3. ^ Kurtz, J. H., and T. D. Simonton. The Bible and Astronomy; An Exposition of the Biblical Cosmology, and Its Relations to Natural Science. Philadelphia: Lindsay & Blakiston, 1857.
  4. ^ Driscoll, J.F. (1909). "Firmament". In The Catholic Encyclopedia. New York: Robert Appleton Company. Retrieved 26 May 2008 from New Advent. ("That the Hebrews entertained similar ideas appears from numerous biblical passages...").
  5. ^ Ferngren, Larson, Amundsen (Editors). "Encyclopedia of the History of Science and Religion in the Western Tradition", Garland Publishing Inc, US (29 Jun 2000), p. 246-247. ISBN 0815316569
  6. ^ Brodrick (1965, c1964, p.95) quoting Cardinal Bellarmine's letter to Foscarini, dated 12 April 1615. Translated from Favaro(1902, 12:171–172) (Italian).
  7. ^ Strong's Concordance (1890). "Dictionary and Word Search for raqiya` (Strong's 07549)". Blue Letter Bible 1996-2008. Retrieved 26 May 2008. ("considered by Hebrews as solid and supporting 'waters' above")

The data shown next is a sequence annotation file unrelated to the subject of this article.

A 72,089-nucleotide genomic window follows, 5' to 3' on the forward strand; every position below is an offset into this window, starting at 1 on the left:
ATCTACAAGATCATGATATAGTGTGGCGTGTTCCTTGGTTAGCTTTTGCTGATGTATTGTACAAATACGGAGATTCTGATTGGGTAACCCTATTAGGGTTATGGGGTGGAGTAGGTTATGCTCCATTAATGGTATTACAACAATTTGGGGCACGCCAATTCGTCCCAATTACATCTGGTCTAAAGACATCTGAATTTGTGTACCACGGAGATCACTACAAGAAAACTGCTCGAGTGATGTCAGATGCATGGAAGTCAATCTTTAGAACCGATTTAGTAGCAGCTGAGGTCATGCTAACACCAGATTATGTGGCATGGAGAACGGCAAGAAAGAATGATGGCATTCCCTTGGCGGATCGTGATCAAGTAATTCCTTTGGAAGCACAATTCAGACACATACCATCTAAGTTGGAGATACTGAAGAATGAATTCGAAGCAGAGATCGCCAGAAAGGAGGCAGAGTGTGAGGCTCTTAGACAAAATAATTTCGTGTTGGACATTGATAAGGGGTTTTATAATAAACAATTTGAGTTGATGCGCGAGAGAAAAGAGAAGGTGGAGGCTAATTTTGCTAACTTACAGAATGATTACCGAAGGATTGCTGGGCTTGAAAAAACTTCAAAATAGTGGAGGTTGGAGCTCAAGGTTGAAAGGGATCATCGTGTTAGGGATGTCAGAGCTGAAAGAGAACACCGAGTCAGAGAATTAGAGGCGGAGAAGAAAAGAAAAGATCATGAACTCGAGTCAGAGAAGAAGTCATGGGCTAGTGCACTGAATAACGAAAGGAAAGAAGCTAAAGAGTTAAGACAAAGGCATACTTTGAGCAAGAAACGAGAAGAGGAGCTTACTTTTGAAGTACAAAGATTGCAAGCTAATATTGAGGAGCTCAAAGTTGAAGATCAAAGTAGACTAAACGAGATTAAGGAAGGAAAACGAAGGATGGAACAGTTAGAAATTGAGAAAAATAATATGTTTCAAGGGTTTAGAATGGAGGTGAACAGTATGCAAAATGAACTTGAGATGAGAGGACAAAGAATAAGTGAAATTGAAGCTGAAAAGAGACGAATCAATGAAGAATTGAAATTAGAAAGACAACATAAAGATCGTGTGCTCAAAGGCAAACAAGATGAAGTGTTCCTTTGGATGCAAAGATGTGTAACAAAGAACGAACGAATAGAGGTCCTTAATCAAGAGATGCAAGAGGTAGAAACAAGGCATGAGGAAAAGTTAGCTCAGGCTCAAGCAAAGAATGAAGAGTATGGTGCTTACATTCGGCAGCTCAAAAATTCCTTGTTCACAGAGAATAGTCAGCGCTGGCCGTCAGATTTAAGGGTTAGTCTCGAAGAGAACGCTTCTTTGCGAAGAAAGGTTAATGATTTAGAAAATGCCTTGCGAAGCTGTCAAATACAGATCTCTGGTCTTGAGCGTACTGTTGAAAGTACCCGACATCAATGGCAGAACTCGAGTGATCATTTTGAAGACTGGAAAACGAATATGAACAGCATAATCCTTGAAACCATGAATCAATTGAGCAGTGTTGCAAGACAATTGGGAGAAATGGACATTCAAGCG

8. ^ Jewish Encyclopaedia (1901-1906). "Cosmogony". Retrieved 26 May 2008. ("The Hebrews regarded the earth as a plain or a hill figured like a hemisphere, swimming on water. Over this is arched the solid vault of heaven. To this vault are fastened the lights, the stars. So slight is this elevation that birds may rise to it and fly along its expanse.")
  9. ^ a b c Strong, Augustus Hopkins. Systematic Theology: The Doctrine of God (Volume I) "Errors in matters of Science" Philadelphia: The Judson Press (1907), pg. 223
  10. ^ For a description of Near Eastern and other ancient cosmologies and their connections with the Biblical view of the Universe, see Paul H. Seeley, "The Firmament and the Water Above: The Meaning of Raqia in Genesis 1:6-8", Westminster Theological Journal 53 (1991), and "The Geographical Meaning of 'Earth' and 'Seas' in Genesis 1:10", Westminster Theological Journal 59 (1997)
  11. ^ Kline, Monte, Clinical Nutritionist. "The Dietary Law". Better Health Update #29 (2005). Accessed 26 May 2008.
  12. ^ Wise, David. The first book of public hygiene. Creation 26(1):52–55, December 2003. Accessed 26 May 2008.
  13. ^ Allen, Bruce. "4 Reasons Why You Should Read the Bible". Faith-Friends (2003). Reprinted, Accessed 19 February 2004